The first ever 'Smoke Free homes' resource pack for Muslim religious teachers is to be launched in Leeds.

It aims to help Muslim religious teachers educate communities about the health risks of second hand smoke and the importance of ensuring their home is smoke free.

NHS Leeds has worked with the University of Leeds and the Association for Social Development, Pakistan to develop the Smoke Free Homes guide for Muslim religious teachers.

The project has been supported by imams, madrassa (specialist religious schools) teachers, Qur’an teachers, leaders of women’s circles and members of the public in the UK and in Pakistan.

The resource pack will help Muslim religious teachers to work within their communities to reduce the risk of serious health complications caused by living in a home that is not smoke free.

The pack includes activities for children and young people, information leaflets for the wider community and a guide for Muslim teachers.

In a unique partnership approach the guide has been developed jointly in Leeds and in Pakistan.

The award winning Smoke Free Homes project has already been adopted by the National Tobacco Control Programme in Pakistan supported by health professionals in Leeds.

John Lawlor, Chief Executive for NHS Leeds, said: “I’m delighted that all the hard work that has gone into developing this innovative resource has paid dividends.

"I want to thank all our partners who have been involved in developing the project as well as the support we have received from members of the public here in Leeds and in Pakistan.

"I know that the Smoke Free Homes project in Leeds has been recognised nationally and internationally. This demonstrates the value of partnership working.”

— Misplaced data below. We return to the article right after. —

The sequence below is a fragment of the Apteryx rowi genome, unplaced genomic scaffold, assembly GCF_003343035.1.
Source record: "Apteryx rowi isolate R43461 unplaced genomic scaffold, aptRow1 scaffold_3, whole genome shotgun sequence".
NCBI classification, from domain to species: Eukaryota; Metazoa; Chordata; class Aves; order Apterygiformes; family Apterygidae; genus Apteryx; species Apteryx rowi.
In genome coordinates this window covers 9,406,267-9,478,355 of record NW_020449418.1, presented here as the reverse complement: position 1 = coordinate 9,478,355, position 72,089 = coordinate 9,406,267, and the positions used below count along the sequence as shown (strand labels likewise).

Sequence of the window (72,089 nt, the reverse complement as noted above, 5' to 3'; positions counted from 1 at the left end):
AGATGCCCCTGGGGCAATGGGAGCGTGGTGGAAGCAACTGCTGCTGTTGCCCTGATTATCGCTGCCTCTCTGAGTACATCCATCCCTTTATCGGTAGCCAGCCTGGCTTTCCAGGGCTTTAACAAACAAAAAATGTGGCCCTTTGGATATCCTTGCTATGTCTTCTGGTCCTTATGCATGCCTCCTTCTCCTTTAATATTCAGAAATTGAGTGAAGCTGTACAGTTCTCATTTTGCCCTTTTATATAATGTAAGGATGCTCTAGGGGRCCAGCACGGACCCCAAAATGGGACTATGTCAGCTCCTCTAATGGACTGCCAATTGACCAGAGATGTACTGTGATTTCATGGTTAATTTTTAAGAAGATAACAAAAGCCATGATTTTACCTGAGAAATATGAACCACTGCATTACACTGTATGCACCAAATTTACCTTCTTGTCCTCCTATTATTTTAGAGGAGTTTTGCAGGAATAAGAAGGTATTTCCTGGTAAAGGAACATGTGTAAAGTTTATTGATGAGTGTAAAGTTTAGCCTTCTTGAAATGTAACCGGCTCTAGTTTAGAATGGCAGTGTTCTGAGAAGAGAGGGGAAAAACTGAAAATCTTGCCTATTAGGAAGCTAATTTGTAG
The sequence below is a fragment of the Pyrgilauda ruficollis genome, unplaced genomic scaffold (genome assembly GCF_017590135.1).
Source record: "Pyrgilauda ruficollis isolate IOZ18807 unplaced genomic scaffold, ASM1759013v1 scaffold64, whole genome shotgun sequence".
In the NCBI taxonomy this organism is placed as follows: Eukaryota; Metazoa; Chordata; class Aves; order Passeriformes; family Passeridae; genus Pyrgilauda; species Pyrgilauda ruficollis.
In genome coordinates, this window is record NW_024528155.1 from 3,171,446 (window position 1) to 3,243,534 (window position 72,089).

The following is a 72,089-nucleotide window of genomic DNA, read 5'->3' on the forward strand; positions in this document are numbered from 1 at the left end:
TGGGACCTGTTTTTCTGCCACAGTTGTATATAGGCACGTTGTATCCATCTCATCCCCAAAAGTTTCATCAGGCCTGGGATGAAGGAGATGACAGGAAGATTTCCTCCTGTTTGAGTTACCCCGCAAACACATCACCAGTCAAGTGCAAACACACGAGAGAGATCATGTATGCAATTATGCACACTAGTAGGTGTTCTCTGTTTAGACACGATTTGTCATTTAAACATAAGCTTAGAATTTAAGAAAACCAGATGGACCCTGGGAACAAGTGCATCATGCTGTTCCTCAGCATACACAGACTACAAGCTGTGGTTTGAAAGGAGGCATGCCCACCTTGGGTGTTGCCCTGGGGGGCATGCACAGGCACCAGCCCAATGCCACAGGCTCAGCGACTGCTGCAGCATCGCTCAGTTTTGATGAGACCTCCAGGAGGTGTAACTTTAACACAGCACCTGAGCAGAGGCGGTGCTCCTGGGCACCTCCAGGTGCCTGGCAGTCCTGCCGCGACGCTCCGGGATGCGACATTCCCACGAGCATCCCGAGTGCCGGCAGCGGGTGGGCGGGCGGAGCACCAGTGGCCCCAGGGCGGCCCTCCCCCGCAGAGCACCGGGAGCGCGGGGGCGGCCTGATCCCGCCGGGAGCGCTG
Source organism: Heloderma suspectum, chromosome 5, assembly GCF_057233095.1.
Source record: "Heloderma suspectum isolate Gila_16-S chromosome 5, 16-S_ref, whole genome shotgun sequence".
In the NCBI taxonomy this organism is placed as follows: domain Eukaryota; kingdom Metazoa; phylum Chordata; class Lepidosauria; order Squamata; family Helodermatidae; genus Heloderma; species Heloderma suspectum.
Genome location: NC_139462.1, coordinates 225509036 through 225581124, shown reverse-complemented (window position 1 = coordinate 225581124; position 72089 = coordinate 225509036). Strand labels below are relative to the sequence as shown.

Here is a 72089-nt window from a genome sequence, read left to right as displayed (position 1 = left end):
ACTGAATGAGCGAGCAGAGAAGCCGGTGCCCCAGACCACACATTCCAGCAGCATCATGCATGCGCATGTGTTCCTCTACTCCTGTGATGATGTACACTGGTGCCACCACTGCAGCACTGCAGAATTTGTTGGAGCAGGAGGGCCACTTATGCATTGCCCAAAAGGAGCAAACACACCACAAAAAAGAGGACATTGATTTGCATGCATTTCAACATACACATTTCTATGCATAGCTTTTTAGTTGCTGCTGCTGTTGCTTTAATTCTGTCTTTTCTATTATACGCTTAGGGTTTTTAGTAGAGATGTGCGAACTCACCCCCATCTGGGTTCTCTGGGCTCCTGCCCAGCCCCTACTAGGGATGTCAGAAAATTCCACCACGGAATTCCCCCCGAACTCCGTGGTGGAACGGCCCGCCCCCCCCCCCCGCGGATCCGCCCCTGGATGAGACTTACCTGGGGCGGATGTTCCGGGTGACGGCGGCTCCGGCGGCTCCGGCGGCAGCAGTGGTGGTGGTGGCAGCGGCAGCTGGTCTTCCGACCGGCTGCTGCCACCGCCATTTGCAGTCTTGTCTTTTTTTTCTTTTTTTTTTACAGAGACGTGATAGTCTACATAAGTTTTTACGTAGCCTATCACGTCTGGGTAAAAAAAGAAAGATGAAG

Exposure to second hand smoke is particularly harmful for children and babies as it can cause cot death, asthma, chest and ear infections.

In addition, children who are routinely exposed to smoking in the home are more likely to become smokers in their teenage years. Unborn children can also be affected as exposure to second hand smoke during pregnancy can lead to low birth weight.

Dr Ian Cameron, Director of Public Health for Leeds, adds: “Every year, millions of people around the world die and millions more become ill as a result of smoking tobacco. Although many people in the UK understand that smoking is harmful to the health of smokers themselves, the dangers of tobacco smoke for non smokers is less well understood.

“We hope that by working with Muslim religious teachers we can highlight these dangers to the community. Our research shows that there are a higher proportion of smokers of Muslim origin who smoke within the home than the wider population.”

University of Leeds researcher, Dr Kamran Siddiqi, said: “Despite the Government’s ban on smoking in public places, children, pregnant women and adults who don’t smoke are still at risk from exposure to cigarette smoke in their own homes and the homes of their friends and relatives. This is an important public health message and one that needs to be communicated to all groups, particularly those at greatest risk2.

The Smoke Free Homes guide for Muslim religious teachers is being launched at the Makkah Mosque in Hyde Park on Wednesday 19 October at 5.00pm.